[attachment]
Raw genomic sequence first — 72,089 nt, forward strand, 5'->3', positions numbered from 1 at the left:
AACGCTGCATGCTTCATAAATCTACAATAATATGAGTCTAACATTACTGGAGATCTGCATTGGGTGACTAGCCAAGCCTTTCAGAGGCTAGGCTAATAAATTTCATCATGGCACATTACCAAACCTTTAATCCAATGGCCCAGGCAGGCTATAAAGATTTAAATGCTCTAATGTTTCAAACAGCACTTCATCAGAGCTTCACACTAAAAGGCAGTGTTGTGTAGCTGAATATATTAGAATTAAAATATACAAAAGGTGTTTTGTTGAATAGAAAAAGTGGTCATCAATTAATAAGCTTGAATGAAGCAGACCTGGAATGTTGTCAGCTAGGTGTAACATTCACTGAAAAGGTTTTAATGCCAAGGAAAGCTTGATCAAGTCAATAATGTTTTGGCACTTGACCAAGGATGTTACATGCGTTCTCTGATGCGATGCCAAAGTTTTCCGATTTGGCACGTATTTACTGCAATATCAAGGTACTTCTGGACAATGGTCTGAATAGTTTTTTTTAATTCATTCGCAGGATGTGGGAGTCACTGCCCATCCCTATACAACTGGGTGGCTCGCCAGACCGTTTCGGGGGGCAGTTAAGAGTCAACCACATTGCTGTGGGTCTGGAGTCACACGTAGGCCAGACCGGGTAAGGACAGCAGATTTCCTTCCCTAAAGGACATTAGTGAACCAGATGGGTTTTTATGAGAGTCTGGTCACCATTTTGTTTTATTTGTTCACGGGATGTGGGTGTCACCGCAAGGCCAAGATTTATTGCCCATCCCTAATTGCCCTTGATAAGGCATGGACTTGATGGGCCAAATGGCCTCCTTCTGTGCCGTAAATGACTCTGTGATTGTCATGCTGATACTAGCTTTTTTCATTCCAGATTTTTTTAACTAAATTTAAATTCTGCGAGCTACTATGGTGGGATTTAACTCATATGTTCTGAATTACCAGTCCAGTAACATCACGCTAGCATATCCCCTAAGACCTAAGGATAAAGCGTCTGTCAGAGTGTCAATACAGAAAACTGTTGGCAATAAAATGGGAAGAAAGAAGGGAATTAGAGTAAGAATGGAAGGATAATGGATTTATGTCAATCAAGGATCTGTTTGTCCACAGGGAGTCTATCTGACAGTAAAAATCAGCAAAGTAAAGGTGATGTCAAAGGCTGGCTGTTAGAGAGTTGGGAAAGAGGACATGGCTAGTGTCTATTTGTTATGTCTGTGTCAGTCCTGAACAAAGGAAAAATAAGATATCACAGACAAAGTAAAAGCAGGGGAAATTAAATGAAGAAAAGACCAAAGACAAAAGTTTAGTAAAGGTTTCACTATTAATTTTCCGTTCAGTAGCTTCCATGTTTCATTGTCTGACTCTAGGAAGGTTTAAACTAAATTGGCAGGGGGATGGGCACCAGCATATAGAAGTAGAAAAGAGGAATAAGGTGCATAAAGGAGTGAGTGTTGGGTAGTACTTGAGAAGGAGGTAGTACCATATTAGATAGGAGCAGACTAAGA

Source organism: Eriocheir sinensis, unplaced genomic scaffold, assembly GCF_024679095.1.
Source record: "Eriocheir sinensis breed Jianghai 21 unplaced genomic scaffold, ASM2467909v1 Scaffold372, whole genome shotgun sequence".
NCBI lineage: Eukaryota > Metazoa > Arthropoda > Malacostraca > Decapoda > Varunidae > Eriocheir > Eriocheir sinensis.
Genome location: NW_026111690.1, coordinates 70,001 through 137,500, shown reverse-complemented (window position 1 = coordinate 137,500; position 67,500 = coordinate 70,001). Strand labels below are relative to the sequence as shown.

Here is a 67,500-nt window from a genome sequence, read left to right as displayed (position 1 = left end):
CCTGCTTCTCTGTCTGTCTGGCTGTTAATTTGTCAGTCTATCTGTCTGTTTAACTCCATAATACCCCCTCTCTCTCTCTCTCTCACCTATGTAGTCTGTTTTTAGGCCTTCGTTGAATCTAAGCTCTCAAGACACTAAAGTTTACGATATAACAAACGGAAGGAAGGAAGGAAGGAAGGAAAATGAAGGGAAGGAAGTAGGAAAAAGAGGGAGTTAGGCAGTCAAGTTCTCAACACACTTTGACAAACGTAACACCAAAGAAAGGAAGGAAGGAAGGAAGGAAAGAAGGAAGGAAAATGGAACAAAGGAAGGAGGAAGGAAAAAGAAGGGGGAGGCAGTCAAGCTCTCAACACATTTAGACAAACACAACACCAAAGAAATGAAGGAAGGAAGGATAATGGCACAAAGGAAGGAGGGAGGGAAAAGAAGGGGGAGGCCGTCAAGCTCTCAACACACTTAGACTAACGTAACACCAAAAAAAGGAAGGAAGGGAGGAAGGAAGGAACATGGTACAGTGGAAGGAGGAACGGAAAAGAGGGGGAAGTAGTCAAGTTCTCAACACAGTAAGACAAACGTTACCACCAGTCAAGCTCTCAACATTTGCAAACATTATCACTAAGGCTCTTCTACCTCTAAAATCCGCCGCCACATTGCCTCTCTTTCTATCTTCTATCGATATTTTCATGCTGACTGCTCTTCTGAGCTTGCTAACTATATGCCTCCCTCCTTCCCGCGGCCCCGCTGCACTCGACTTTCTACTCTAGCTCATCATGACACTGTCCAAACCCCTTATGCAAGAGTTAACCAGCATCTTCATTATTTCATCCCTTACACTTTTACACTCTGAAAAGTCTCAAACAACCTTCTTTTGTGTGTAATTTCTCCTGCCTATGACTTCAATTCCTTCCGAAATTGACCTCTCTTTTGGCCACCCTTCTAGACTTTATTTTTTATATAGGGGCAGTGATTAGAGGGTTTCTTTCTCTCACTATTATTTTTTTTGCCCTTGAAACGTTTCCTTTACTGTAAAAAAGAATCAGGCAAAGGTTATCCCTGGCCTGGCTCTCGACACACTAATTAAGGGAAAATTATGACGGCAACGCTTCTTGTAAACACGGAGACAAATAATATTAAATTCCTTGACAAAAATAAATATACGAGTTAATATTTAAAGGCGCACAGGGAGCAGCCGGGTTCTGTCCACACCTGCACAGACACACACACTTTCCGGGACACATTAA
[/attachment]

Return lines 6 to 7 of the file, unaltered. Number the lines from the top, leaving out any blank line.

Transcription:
Genome location: NW_026111690.1, coordinates 70,001 through 137,500, shown reverse-complemented (window position 1 = coordinate 137,500; position 67,500 = coordinate 70,001). Strand labels below are relative to the sequence as shown.

Here is a 67,500-nt window from a genome sequence, read left to right as displayed (position 1 = left end):